By Ammon Shea in The New York Times
There is a long and noble history of trying to change the English language’s notoriously illogical system of spelling. The fact that through, rough, dough, plough, hiccough and trough all end with -ough, yet none of them sound the same as any of the others, is the sort of thing that has been vexing poets and learners of English for quite some time. Proponents of “fixing” this wayward orthography have included some of the most prominent names in American history. Benjamin Franklin suggested changing the alphabet, and Andrew Carnegie provided money for people to study the problem. President Theodore Roosevelt issued an edict in 1906 that gave the Government Printing Office a list of 300 words with new spellings: problem cases like artisan, kissed and woe were to be changed to artizan, kist and wo. Roosevelt was largely ignored by the G.P.O., and the matter was soon dropped. Although this issue has been extensively studied and argued over by these and other eminent thinkers, there has been an almost complete lack of success in effecting any substantial progress.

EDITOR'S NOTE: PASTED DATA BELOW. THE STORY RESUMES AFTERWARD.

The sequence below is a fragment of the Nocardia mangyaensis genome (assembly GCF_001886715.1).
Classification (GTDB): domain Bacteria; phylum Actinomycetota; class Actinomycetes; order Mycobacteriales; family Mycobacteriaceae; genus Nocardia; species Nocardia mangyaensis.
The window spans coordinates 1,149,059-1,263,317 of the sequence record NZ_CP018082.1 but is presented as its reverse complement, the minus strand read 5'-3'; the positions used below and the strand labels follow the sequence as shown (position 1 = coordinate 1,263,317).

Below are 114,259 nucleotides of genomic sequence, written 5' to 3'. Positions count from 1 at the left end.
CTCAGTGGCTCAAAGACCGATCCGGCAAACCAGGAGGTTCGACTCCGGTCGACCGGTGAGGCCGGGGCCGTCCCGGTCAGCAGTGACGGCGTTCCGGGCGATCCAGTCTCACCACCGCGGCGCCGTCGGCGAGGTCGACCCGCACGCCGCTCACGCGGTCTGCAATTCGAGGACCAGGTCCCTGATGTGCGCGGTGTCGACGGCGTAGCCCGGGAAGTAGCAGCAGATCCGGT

And so it is rather bizarre that the first widespread change in how people spell English words appears to have come from a group of (largely) young people sending text messages to one another with cellular phones and other electronic devices. You may not like seeing the phrase “LOL — U R gr8” on the page, but it is common enough that you are likely to understand it. Why have such inadvertent “reforms” succeeded where generations of dedicated intellectual attempts have not? And will they last?
[Read the full article at http://www.nytimes.com/2010/01/24/magazine/24FOB-onlanguage-t.html?nl=todaysheadlines&emc=a21%5D